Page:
Monday, November 29, 1982

Foreigner: A Retrospective, 1976-1992


A Retrospective: 1976-1992


English musician Mick Jones, formerly of Spooky Tooth, formed Foreigner in 1976 with Ian McDonald (formerly of King Crimson) and American singer Lou Gramm. He suggested the name “Foreigner” after the group had blossomed into a six-piece with three Brits and three Americans. In the short five years covered on this page, they lost three founding members and by 1981 were working as a four-piece unit.

From 1977 to 1981 the band released four studio albums, all of which hit the top 5 on the Billboard album charts and sold at least five million each. Their most successful album was 4, which spent 10 weeks on top. They hit the top 40 eleven times in that same span with their biggest hit being “Waiting for a Girl Like You,” a #2 hit for 10 weeks.

The Players:

  • Lou Gramm (vocals, percussion): 1977-82
  • Mick Jones (guitar, keyboards, vocals): 1977-82
  • Ian McDonald (guitar, backing vocals, saxophone, keyboards): 1977-79
  • Al Greenwood (keyboards): 1977-79
  • Ed Gagliardi (bass): 1977-78
  • Dennis Elliott (drums): 1977-82
  • Rick Wills (bass): 1979-82

On the Web:


The Studio Albums:

Hover over an album cover to see its title and year of release. Click on the album to go to its dedicated DMDB page.


Under each album snapshot, songs featured on the anthologies are noted. If the song charted, the date of the song’s release or first chart appearance and its chart peaks are noted in parentheses. Click for codes to singles charts.

Foreigner (1977):

  • Feels Like the First Time (3/26/77, 4 US, 2 CL, 39 UK, 7 CN, 41 AU, 6 DF) R, VB
  • Cold As Ice (7/23/77, 6 US, 1 CL, 24 UK, 9 CN, 32 AU, 3 DF) R, VB
  • Long, Long Way from Home (12/10/77, 20 US, 7 CL, 22 CN, 70 AU, 9 DF) R
The debut album from Foreigner was an immediate success, spawning three top-10 hits and a third top-20 hit. The album sold more than five million copies and hit the top 5 on the Billboard album chart.

Double Vision (1978):

  • Hot Blooded (7/1/78, 3 US, 2 CL, 42 UK, 3 CN, 24 AU, 1 DF) R, VB
  • Double Vision (9/22/78, 2 US, 2 CL, 7 CN, 97 AU, 3 DF) R, VB
With two top-five hits, Foreigner wasn’t suffering from a sophomore slump. Not only did the album chart a notch higher (#3) than its predecessor, but it outsold it with more than ten million copies worldwide. A third song, “Blue Morning, Blue Day,” was a top-20 hit, but isn’t included on the Records compilation.

Head Games (1979):

  • Head Games (11/10/79, 14 US, 6 CL, 14 CN, 8 DF) R, VB
  • Dirty White Boy (9/8/79, 12 US, 6 CL, 14 CN, 9 DF) R, VB
  • Rev on the Red Line (44 CL, 14 DF) VB
While Head Games still put two songs in the top 20 on the U.S. pop chart, it wasn’t quite the same lofty heights as the Double Vision album. Still, the album was a top-five hit with sales over five million.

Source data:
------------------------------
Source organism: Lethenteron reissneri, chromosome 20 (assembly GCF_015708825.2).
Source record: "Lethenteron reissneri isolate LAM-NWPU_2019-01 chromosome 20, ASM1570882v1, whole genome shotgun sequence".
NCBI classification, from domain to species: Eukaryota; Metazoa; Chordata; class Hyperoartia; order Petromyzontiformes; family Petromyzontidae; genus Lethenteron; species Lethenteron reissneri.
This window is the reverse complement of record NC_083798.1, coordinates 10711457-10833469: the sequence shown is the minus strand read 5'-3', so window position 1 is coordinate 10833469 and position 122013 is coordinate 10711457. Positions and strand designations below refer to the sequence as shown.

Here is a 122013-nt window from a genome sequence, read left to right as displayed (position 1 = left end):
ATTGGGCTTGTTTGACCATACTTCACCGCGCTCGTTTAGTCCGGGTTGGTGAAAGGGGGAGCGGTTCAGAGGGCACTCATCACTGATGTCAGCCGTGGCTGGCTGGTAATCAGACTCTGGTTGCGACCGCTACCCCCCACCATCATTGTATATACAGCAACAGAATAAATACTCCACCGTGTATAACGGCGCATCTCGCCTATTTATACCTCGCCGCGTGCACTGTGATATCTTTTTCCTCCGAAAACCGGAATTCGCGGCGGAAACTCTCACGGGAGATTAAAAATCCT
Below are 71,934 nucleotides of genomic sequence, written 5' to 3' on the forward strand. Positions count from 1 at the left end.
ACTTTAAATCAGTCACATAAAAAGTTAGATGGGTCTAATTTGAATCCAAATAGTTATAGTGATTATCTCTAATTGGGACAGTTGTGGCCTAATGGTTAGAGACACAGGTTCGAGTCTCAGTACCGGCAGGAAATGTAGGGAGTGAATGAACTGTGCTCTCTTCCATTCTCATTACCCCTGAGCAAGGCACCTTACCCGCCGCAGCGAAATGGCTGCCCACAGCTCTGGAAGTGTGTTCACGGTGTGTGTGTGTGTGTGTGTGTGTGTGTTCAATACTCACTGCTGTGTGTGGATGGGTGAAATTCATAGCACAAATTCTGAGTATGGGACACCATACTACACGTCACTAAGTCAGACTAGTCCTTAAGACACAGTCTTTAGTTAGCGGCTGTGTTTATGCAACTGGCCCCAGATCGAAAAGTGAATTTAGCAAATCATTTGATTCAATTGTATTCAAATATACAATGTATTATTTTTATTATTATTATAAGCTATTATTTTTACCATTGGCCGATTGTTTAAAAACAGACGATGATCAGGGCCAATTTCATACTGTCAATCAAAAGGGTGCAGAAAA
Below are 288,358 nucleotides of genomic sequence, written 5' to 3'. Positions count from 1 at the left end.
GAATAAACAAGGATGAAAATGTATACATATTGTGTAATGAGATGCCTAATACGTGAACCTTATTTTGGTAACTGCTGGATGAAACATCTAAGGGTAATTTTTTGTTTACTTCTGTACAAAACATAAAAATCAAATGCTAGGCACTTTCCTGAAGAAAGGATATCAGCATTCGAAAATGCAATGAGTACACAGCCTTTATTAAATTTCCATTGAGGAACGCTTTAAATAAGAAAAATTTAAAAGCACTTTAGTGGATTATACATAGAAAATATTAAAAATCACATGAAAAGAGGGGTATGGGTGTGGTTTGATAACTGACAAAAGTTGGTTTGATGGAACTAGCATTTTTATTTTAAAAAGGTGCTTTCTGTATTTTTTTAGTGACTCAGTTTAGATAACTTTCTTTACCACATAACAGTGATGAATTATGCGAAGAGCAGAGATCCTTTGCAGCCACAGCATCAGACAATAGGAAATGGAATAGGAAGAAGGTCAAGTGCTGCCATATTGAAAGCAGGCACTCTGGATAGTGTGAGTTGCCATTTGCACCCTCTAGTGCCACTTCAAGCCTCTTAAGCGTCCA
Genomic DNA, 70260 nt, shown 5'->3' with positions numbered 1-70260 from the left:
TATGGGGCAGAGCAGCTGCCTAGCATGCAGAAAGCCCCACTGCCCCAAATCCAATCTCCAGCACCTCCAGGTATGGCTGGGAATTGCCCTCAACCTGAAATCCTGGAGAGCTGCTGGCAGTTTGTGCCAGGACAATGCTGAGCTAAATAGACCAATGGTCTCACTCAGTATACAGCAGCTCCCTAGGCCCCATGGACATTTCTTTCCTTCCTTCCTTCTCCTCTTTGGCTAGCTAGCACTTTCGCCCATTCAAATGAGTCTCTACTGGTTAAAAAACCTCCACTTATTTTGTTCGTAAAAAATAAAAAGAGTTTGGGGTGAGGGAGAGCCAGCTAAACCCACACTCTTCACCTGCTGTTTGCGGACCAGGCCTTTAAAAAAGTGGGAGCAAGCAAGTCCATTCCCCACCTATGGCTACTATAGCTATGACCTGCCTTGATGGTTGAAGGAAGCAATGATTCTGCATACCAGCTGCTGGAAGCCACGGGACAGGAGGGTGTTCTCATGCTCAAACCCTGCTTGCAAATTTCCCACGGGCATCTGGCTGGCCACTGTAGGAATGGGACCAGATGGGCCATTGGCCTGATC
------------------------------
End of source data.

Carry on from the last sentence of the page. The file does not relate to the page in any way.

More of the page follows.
Foreigner 4 (1981):

  • Urgent (7/4/81, 4 US, 1 AR, 45 UK, 1 CN, 24 AU, 4 DF) R, VB
  • Juke Box Hero (7/25/81, 26 US, 3 AR, 48 UK, 39 CN, 53 AU, 1 DF) R, VB
  • Waiting for a Girl Like You (10/10/81, 2 US, 1 AR, 5 AC, 8 UK, 2 CN, 3 AU, 1 DF) R, VB
This was Foreigner’s most successful outing. The album spent a whopping ten weeks atop the Billboard album chart and gave them their biggest hit to date with the power ballad “Waiting for a Girl Like You,” which spent ten weeks in the runner-up spot on the Billboard Hot 100.



Released: November 29, 1982

Recorded: 1977-1982

Peak: 10 US, 58 UK, -- CN, 26 AU, 11 DF

Sales (in millions): 7.0 US, 0.06 UK, 11.4 world (includes US and UK)

Genre: classic rock

Tracks: (1) Cold As Ice (2) Double Vision (3) Head Games (4) Waiting for a Girl Like You (5) Feels Like the First Time (6) Urgent (7) Dirty White Boy (8) Juke Box Hero (9) Long, Long Way from Home (10) Hot Blooded (live)

Total Running Time: 39:23


4.392 out of 5.00 (average of 13 ratings)

Awards: (Click on award to learn more).

About Records:

After four top-10 albums and 11 top-40 singles in five years, Foreigner took a break, offering fans their first compilation. It was a multi-platinum, top-10 hit just like its predecessors despite offering nothing new, save a live version of “Hot Blooded.” In fact, this wasn’t just a multi-platinum seller; it was Foreigner’s third album (after Double Vision and 4) to top ten million in sales worldwide.

As packed as this is with hits, it still misses a few, most notably the #15 hit “Blue Morning, Blue Day” and the #41 hit “Women.” They could have easily been added, considering the album’s sub-40-minute running length. Still, there’s no arguing with what is here. There would be many compilations to follow over the years, but this was the first and most successful.

Agent Provocateur (1984):

  • I Want to Know What Love Is (11/13/84, 12 US, 11 CB, 12 RR, 3 AC, 85 RB, 11 AR, 13 UK, 13 CN, 15 AU, 1 DF) VB
  • That Was Yesterday (1/19/85, 12 US, 10 CB, 10 RR, 24 AC, 4 AR, 28 UK, 24 CN, 55 AU, 1 DF) VB
Foreigner’s fifth album couldn’t possibly live up the success of their #1, multi-platinum fourth effort, but Agent Provocateur was still a top 5, platinum seller. It also gave the group their only #1 hit on the Billboard Hot 100 with “I Want to Know What Love Is.”

Inside Information (1987):

  • Say You Will (12/5/87, 6 US, 8 CB, 7 RR, 41 AC, 14 AR, 71 UK, 13 CN, 6 AU, 9 DF) VB
  • I Don’t Want to Live Without You (5 US, 8 CB, 4 RR, 11 AC, 18 AR, 18 CN, 21 AU, 9 DF) VB
This was Foreigner’s first album to miss the Billboard top 10, but it was still a million seller with two top-10 hits on the Billboard Hot 100.

The Very Best…and Beyond


Released: September 22, 1992

Recorded: 1977-1992

Peak: 123 US, -- UK, -- CN, -- AU

Sales (in millions): 2.0 US, 0.06 UK, 4.5 world (includes US and UK)

Genre: classic rock

Tracks: (1) Soul Doctor (2) Prisoner of Love (3) With Heaven on Our Side (4) Juke Box Hero (5) Hot Blooded (6) Cold As Ice (7) Head Games (8) Waiting for a Girl Like You (9) Urgent (10) Double Vision (11) I Want to Know What Love Is (12) Say You Will (13) That Was Yesterday (14) I Don’t Want to Live Without You (15) Rev on the Red Line (16) Dirty White Boy (17) Feels Like the First Time

Total Running Time: 73:10


3.774 out of 5.00 (average of 9 ratings)

About The Very Best…and Beyond:

This collection essentially served as a super-sized version of 1982’s Records with the studio recording of “Hot Blooded” instead of a live version. “Long, Long Way from Home” is absent and “Blue Morning, Blue Day” still hasn’t made the cut on a compilation, but this set is superior to Records because of the inclusion of post-1982 hits “I Want to Know What Love Is,” “That Was Yesterday,” “Say You Will,” and “I Don’t Want to Live Without You.”

This set skips over Foreigner’s 1991 Unusual Heat, which was made without Lou Gramm, and adds three fairly forgettable new songs.

Tracks Not on Previously Noted Albums:

  • Soul Doctor (9/26/92, 5 AR, 48 CN, 31 DF) VB